Robert Fico, the leader of the victorious Smer-Social Democracy party, has expressed his intention to vie for the position of prime minister should he receive the mandate to establish a new governing coalition. In his first statement after securing nearly 23 percent of the vote in the recent snap election, Fico declared, “Until then, there is no point in negotiating with anyone.” He also touched upon the issue of migration, advocating for the immediate implementation of border controls at the Hungarian border.
Following this, Slovak President Zuzana Čaputová announced her intention to task the election winner with the formation of a new government, set to take place on Monday.
At the onset of his press conference, Fico issued an apology for not having his vocal cords in optimal condition, jesting, “We were singing a bit, but I guess that’s normal.” This light-hearted remark came from the victor of the election.
Fico reaffirmed his preference for a structured negotiation process within the new government coalition. He proposed that the coalition members first reach an agreement on the agenda before deciding on the distribution of responsibilities. Potential coalition partners for Smer include Petr Pellegrini’s Voice-Social Democracy party, which secured 14.7 percent of the vote in the election, and Andrej Danko’s Slovak National Party, garnering 5.62 percent of the Slovak electorate’s support.
“If I receive a mandate from the president to form a government, we will require approximately two weeks to establish our priorities,” Fico explained.
When questioned about the new government’s stance on Ukraine, Fico emphasized that Slovakia’s immediate concerns lay elsewhere. He stated, “Ukraine is a huge tragedy for everyone. If it comes to the point where Smer forms a government, we will do everything we can, including on European Union soil, to facilitate peace talks promptly. Further violence serves no one’s interests. It is more prudent to engage in negotiations, to seek compromise over the next decade, rather than witness continued violence for another ten years, with the same outcome at the end of it.”
Fico added, “We are prepared to extend humanitarian aid to Ukraine and contribute to the nation’s reconstruction. However, our stance on arming Ukraine remains unchanged.”
Fico called for a calming of the situation within Slovakia. He emphasized his commitment to fostering robust relationships with neighboring countries and preserving the cohesion of the Visegrád Group (V4).
“If Smer assumes office, my primary goal is to ensure government stability, with a strong preference for a four-year term marked by responsible governance and a commitment to the people. We want to assure our citizens that we will not allow a 100 percent increase in gas prices, as proposed by the Office for Regulation of Network Industries. We have fought for the well-being of our people,” Fico asserted.
He concluded with the slogan, “Credo Roberto Experto – Trust the experienced Roberto,” though the Latin phrase, “Experto crede,” is more correctly translated as “trust the experienced one.” The addition of the name is possibly a postscript.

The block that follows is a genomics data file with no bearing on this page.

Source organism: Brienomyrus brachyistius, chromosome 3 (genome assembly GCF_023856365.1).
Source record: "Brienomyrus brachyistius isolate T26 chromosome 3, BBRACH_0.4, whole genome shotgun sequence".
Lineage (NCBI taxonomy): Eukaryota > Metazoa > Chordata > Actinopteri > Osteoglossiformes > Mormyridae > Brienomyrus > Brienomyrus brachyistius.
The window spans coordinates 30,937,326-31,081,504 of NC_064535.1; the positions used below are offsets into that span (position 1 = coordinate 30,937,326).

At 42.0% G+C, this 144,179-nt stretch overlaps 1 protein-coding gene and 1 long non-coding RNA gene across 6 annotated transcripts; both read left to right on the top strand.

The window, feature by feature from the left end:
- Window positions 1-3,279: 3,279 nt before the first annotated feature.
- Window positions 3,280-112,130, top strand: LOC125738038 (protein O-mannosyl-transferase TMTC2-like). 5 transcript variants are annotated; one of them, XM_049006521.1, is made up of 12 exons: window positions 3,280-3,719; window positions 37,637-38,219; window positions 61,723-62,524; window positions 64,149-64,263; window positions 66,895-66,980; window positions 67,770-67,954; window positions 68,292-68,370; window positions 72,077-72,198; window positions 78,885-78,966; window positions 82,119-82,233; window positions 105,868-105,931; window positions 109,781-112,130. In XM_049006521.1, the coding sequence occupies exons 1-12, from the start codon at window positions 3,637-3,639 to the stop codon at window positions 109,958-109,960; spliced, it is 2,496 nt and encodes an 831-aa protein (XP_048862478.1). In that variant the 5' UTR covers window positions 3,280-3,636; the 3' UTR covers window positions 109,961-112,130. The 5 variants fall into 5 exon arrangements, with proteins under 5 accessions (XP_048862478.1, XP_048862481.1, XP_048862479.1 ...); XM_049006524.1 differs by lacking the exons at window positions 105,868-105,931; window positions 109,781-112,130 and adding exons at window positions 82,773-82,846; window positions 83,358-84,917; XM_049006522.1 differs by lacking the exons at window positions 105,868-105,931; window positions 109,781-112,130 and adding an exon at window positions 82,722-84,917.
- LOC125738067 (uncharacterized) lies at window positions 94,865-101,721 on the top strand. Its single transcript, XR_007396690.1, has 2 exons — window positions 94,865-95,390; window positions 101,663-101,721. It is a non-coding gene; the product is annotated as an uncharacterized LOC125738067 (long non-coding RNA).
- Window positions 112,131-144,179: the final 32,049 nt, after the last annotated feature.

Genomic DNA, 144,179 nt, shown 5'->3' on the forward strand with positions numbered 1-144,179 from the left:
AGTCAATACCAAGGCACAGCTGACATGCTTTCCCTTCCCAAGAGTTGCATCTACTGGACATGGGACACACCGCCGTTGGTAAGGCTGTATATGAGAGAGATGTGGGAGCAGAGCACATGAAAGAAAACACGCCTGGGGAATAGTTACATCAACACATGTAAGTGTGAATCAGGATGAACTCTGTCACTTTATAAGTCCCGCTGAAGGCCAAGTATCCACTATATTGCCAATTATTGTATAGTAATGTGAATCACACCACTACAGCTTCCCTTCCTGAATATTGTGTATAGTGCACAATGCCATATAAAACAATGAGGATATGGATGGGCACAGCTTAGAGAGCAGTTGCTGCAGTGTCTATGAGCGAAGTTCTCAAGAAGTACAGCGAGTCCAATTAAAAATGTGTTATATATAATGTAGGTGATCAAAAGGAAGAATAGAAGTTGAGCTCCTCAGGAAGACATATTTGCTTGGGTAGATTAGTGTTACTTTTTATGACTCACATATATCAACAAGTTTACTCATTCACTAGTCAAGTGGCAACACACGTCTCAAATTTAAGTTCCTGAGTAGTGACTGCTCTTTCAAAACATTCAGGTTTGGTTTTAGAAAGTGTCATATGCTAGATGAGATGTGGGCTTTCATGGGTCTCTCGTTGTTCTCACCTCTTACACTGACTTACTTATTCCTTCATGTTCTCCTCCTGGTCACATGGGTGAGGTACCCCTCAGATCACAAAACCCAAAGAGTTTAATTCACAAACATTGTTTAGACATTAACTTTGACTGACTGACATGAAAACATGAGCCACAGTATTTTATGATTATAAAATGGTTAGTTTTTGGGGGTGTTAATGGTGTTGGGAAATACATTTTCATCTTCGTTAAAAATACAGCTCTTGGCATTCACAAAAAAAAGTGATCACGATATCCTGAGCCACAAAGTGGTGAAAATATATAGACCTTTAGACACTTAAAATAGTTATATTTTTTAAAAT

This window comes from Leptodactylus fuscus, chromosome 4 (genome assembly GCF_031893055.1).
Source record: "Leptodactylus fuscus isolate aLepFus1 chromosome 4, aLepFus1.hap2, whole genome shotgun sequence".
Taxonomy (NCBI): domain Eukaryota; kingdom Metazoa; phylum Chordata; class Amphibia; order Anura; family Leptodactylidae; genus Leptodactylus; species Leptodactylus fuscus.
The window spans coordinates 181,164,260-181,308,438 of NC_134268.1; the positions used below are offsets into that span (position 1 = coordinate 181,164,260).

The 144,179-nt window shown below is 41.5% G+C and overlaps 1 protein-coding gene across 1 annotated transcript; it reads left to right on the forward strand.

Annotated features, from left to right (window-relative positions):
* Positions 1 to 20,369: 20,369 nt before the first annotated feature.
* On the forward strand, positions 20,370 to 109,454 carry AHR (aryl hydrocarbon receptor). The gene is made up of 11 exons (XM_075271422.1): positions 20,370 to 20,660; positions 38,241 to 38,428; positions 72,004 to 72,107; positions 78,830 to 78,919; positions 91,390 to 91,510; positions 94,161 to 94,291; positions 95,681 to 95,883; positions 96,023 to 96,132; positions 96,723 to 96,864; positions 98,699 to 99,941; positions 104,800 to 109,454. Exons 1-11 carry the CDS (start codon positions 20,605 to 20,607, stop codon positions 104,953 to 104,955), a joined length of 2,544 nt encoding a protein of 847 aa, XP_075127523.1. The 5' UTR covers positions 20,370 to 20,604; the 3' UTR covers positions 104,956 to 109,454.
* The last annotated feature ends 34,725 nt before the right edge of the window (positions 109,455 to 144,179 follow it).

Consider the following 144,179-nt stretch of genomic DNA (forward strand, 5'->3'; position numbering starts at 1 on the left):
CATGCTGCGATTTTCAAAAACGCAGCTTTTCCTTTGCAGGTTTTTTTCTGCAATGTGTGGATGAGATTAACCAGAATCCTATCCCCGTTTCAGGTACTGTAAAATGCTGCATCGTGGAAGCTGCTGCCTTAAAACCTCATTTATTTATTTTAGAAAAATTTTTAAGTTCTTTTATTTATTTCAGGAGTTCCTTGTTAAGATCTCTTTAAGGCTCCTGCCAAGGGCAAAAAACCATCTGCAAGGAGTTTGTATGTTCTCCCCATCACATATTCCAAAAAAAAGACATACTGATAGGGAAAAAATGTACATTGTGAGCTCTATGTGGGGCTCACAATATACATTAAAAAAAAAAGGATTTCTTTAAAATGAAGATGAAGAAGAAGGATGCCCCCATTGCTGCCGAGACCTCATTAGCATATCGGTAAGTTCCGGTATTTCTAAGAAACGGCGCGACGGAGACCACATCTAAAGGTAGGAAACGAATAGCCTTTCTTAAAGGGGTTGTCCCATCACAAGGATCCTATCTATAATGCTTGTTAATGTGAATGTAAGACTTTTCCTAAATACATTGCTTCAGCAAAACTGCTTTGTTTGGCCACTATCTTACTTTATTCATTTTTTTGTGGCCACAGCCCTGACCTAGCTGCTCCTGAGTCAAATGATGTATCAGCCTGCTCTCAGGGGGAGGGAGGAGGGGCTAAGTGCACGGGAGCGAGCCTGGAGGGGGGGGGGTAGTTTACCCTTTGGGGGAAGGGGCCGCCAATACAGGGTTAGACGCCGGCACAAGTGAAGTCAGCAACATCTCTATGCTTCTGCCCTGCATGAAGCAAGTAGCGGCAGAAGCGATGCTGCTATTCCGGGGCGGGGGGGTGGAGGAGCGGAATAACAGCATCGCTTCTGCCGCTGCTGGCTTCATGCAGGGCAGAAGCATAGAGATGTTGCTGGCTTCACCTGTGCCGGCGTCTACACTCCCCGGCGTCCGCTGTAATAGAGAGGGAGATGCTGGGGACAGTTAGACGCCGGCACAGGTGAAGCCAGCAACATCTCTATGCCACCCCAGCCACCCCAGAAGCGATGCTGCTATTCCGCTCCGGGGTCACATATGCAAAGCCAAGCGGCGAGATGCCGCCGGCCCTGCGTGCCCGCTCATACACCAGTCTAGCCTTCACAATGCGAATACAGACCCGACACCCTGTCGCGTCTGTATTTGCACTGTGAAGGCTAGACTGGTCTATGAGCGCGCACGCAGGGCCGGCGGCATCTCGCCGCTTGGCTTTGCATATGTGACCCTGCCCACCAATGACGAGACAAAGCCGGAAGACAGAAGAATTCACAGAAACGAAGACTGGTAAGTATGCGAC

Fico made it clear that Slovakia’s foreign policy orientation would remain unchanged, reaffirming the nation’s commitment to the European Union. He reflected on past achievements, highlighting, “Have you forgotten that without Smer, the referendum would not have succeeded? (Have you forgotten that our government played a pivotal role in Slovakia’s entry into Schengen, the introduction of the euro, and the visa-free access to the United States of America?) We are in tune with reality, but that does not preclude us from critiquing certain aspects of the European Union. I have reservations about the European Union’s lack of independent positions on certain issues and its alignment with the United States of America. We are not under the illusion that the European Union is a purely peace-centric initiative. There are aspects we disagree with, and we will communicate these concerns. However, there will be no deviation from Slovakia’s fundamental alignment,” he assured.
Fico called for respect of differing opinions, stating, “Respect that we hold different views on certain matters. That is the essence of democracy. The European Union often promotes a singular perspective, branding anyone who diverges as a supporter of Putin or a propagandist for Russia. But this is an oversimplification. Do we not have the right to voice our distinct stance on the conflict? Let us dispense with the labeling of individuals as fascists or Putin sympathizers.”
He continued, “Know us for what we are: rational, pragmatic, and left-leaning politicians. That is our defining characteristic. We harbor no intentions to harm Slovakia.”
In addressing the pressing issue of migration, Fico asserted that the new government must promptly institute border controls at the Hungarian border. He acknowledged that these measures might not be without challenges and could necessitate the use of force to address the migrant situation.
Fico also confirmed that the positions of police president Štefan Hamran and special prosecutor Daniel Lipšic would be immediately replaced.